In southeastern Serbia, Romani musicians dominate the brass band genre. Professional musical performance has long been one of the most lucrative and prestigious ways for Roma to make a living, as marginalization by majority society limited their access to more mainstream forms of work.
Romani brass musicians have become deeply embedded in the local sociocultural fabric in places like Vranje, Serbia. Local Serbs and Roma cannot conceive of family celebrations like weddings without brass because the music is tightly linked to major rituals and cultural traditions. Romani brass musicians are central to the ceremonies that clinch marriages, expand kinship networks, and shape community identity through shared cultural practices of music, dance, and ritual.
Romani brass musicians are also key cultural brokers in the musical life of southeastern Serbia. Roma were likely first exposed to brass instruments through military service during the Balkan Wars (ca. 1912–1913), and subsequently formed ensembles to perform local folk music upon their return home. Romani brass bands have preserved older repertoires from the 19th century, performing them at present-day celebrations in Vranje.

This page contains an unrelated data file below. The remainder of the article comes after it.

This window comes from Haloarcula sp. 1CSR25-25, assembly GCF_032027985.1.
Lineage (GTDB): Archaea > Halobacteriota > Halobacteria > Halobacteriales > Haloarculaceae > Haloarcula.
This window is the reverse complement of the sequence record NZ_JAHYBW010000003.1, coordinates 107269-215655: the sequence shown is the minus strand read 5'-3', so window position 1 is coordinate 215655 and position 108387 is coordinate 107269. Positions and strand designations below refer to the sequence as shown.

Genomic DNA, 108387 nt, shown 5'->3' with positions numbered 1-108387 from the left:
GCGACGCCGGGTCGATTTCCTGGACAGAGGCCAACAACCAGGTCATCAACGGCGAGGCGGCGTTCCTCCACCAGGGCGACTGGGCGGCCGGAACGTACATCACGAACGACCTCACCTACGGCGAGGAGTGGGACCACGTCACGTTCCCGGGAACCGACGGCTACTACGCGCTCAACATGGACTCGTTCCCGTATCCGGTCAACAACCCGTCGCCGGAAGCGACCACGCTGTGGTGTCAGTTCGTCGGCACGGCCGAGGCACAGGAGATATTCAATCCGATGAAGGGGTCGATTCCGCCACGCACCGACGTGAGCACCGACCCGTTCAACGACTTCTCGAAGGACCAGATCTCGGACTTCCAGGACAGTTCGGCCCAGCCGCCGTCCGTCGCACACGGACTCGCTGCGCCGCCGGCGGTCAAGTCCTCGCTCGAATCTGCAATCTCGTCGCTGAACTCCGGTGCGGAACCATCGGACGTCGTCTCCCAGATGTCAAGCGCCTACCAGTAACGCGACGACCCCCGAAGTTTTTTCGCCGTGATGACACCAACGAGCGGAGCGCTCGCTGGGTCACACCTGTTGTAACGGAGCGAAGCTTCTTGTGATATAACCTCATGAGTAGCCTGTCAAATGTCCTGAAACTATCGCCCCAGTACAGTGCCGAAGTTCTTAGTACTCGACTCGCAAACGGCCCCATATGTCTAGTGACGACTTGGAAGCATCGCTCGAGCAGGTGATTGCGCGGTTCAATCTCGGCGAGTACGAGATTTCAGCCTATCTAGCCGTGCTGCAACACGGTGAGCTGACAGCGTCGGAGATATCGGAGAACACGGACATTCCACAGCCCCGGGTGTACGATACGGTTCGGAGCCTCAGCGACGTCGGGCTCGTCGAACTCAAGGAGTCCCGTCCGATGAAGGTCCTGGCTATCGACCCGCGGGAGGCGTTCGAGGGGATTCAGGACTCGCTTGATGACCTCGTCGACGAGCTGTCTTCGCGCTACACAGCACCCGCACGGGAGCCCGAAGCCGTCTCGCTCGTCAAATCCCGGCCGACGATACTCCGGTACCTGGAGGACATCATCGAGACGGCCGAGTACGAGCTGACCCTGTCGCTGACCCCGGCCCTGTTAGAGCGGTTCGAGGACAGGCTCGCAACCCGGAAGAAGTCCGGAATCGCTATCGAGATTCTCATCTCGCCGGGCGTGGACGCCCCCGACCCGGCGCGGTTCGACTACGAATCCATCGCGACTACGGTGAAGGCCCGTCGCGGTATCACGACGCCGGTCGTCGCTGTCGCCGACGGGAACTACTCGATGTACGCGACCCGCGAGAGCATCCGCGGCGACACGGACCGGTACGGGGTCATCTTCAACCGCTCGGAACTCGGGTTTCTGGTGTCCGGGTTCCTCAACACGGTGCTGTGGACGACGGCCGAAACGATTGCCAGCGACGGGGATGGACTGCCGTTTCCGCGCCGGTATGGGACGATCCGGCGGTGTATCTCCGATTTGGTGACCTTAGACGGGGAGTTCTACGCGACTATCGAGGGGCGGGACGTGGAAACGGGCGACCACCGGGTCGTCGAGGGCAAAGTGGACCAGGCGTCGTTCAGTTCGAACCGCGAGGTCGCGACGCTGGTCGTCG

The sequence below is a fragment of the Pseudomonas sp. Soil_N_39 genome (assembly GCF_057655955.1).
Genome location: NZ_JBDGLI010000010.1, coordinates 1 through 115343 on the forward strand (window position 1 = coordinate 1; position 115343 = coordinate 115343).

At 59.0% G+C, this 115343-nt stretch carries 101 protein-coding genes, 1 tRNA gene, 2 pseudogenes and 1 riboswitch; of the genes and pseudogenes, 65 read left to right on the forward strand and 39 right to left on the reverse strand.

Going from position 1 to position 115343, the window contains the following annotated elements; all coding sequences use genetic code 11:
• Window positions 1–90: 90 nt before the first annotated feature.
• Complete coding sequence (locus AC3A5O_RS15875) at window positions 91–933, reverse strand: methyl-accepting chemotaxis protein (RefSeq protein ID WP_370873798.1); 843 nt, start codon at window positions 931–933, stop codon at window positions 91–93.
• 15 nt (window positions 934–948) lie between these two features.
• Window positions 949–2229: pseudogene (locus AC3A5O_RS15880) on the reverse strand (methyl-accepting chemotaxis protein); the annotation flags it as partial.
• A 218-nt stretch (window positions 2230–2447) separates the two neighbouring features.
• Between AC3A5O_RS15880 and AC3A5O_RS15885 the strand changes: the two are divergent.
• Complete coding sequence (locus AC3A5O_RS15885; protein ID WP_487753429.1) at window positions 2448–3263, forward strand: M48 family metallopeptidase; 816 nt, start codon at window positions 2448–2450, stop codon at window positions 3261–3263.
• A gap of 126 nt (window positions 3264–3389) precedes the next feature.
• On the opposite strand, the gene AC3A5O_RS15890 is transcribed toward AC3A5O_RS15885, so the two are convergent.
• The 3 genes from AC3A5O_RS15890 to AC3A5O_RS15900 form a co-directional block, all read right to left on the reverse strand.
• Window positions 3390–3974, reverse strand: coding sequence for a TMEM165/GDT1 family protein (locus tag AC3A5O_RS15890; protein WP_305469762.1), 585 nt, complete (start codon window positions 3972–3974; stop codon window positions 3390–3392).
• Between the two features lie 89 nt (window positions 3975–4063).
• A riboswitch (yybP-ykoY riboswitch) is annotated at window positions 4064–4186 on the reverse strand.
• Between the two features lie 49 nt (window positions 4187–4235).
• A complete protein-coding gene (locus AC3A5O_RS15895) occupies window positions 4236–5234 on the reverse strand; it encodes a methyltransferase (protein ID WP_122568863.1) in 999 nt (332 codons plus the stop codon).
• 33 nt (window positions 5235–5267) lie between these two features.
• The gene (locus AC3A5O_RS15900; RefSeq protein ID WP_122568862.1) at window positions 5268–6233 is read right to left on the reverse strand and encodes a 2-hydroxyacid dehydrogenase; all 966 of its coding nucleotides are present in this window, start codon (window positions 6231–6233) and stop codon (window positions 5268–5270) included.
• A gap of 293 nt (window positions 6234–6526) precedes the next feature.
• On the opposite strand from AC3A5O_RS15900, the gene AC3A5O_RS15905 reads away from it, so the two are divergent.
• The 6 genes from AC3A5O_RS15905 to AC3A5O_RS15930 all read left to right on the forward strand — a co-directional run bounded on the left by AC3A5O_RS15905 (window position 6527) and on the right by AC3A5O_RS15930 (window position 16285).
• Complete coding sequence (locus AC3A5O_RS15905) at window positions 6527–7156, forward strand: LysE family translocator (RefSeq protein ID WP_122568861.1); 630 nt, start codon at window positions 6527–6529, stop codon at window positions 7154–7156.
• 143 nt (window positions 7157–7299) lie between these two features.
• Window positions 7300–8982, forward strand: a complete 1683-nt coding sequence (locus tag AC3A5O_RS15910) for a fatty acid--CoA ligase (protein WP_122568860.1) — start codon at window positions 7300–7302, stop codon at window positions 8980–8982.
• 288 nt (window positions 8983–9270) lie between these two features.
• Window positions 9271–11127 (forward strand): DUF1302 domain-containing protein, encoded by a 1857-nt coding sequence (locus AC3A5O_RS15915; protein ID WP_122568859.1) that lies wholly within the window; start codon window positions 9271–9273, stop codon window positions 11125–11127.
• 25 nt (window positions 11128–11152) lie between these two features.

At the same time, Romani performers are also impressive musical innovators. Romani brass musicians regularly adapt tunes from global popular music hits and film scores to generate new dance tunes for local consumers, reworking them to connect with the aesthetic standards and ‘groove’ desired by local Roma and Serb patrons.
Romani musicians also increasingly engage with demand for so-called ‘Balkan Gypsy Brass’ among national and international audiences, popularizing the sound of Serbian Romani much further abroad. Romani musicians are central attractions at the internationally-renowned Guča brass band festival in Serbia, often winning top prizes in the annual national competition. Winning bands record widely-circulated albums, appear on TV shows and in film soundtracks, and secure international touring contracts and gigs.